"May December," a recent film from Netflix, presents the portrayal of Asian male stereotypes. Here's the review.

The stereotypes of Asian men portrayed in “May December” reveal a troubling truth

The Netflix movie “May December” draws inspiration from the real-life relationship between Mary Kay Letourneau and Vili Fualaau, leading to a depiction of stereotypes of Asian men that closely mirrors reality. The portrayal raises concerns about the impact of the woman’s race on her ability to groom an Asian American boy and the public’s reaction to the story. This perpetuates the harmful stereotype of Asian men as compliant and submissive, contrasting with the typical depiction of white men as dominant and assertive. The film exposes how gender and racial roles can make sexual abuse more acceptable to the public.

In a particular scene, Joe reveals that while other girls at school didn’t show much interest in him, “Gracie saw me and I wanted that.” It’s evident that he has internalized the white-savior complex. Gracie capitalized on the perception of Joe as an “other” to her advantage, especially as he grew up in a predominantly white community. It becomes apparent that Gracie had a fetish for Joe from the beginning, initially noticing him solely because his family was the only Asian family in the neighborhood.

In contrast to Joe, Gracie is much more controlling, treating him more like a tool or dehumanized servant than her husband. She also weaponizes her traditional “victim” role as a white woman, portraying herself as constantly under attack and hurt. She even tells Elizabeth, “I am naive. I always have been. In a way, it’s been a gift.” Despite clearly being in control of the relationship, she maintains a narrative of victimhood. She explains to Elizabeth that Joe “grew up very quickly,” while she herself was “very sheltered.”

There is also explicit and implicit fetishization of Joe’s Asianness at “May December”.

When Joe’s suppressed feelings about their relationship’s origins come to light, he approaches her more like a child than an equal partner and husband, asking, “Why can’t we talk about it?” Despite being only 13 years old at the time and unable to consent, Gracie continues to feed him a false narrative, telling him, “You seduced me. I don’t care how old you were. Who was in charge? Who was the boss?”

This situation brings up the “hot for teacher” trope often depicted in movies and TV shows. When a male teacher engages with a female student, it is universally seen as problematic and predatory. However, when the roles are reversed, the perception is vastly different. This framing obscures the truth that Gracie is a pedophile and an abuser.

There is also an explicit and implicit fetishization of Joe’s Asianness at play here, which can be harder to identify as it often manifests as so-called yellow fever and the objectification of Asian women. However, it also happens to Asian men in the form of exoticization or emasculation.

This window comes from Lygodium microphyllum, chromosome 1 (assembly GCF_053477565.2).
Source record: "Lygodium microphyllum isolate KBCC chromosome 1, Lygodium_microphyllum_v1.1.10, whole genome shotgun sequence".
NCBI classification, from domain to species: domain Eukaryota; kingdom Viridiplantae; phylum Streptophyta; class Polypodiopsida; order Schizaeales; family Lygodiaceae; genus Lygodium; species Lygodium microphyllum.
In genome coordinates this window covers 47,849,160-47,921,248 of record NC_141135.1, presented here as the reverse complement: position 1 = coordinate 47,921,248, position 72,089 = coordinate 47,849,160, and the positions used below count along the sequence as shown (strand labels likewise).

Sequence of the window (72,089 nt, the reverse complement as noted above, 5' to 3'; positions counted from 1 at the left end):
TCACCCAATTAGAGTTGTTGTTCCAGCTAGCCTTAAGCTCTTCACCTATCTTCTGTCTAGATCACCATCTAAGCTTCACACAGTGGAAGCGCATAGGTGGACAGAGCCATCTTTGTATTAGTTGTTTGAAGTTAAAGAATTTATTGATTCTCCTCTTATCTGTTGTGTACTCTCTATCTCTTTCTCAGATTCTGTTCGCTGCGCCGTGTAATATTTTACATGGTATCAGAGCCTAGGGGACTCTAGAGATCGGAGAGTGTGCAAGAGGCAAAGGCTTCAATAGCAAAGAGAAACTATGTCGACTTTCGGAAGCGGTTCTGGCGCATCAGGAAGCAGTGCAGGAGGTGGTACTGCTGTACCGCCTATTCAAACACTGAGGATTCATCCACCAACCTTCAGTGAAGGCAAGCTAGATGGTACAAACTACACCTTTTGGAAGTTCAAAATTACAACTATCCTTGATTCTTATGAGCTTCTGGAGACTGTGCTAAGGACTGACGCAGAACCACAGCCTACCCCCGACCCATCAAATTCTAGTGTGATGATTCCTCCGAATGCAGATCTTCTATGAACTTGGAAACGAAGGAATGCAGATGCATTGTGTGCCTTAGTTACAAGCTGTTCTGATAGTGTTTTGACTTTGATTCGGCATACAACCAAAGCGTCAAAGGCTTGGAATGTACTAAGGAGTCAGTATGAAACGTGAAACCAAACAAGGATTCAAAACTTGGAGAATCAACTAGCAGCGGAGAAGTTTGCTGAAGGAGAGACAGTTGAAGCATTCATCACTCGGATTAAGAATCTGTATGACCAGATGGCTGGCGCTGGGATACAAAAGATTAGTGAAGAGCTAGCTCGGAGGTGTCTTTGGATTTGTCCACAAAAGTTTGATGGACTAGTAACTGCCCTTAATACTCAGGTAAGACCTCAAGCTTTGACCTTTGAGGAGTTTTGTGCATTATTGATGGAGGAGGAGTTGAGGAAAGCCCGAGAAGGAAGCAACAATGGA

Gracie is not the only one to fetishize Joe’s Asianness. As Elizabeth reviews audition tapes for who might play Joe in the movie within a movie, she comments that the kids are “not sexy enough. You’ve seen him. He’s got this, like, quiet confidence. Even as a kid, I’m sure.” Similarly, she is able to use her white womanhood to seduce Joe herself.

The movie, and Letourneau’s real-life crime, reveal a disturbing truth: if Joe had been a white girl and Gracie an Asian man, the story would be perceived very differently. It’s hard to imagine American audiences accepting the idea of an emasculated Asian male teacher manipulating and seducing a young white female student. The relative acceptance of Gracie’s actions and the treatment of Joe reaffirms the perception of Asian men as “less than” in American society. They are often seen as emasculated and fetishized, serving the whims of the white majority without a voice or identity.

In real life, Letourneau and Fualaau legally separated in 2019 after 14 years of marriage and two children. Letourneau passed away from cancer in 2020 at the age of 58, leaving much of her estate to Fualaau. The conclusion of “May December” raises unanswered questions worth exploring.

The media’s portrayal of the real-life story relied on conventional gender stereotypes. Letourneau was depicted as a social victim, and her relationship with Fualaau was often described in terms of love. Her criminal actions were almost excused in the court of public opinion, while Fualaau’s trauma was overlooked. Similarly, in “May December,” gender stereotypes are prominent, but the racial implications are not scrutinized to the same extent. The power imbalance is attributed to the dynamic between an older woman and a teenage boy, rather than examining the impact of whiteness and Asianness.

The film’s conclusion leaves uncertainty about Gracie and Joe’s future, suggesting that she still has a hold on him and he remains trapped in their relationship, with his desires unimportant.

Source: popsugar.com

Leave a Reply

Your email address will not be published. Required fields are marked *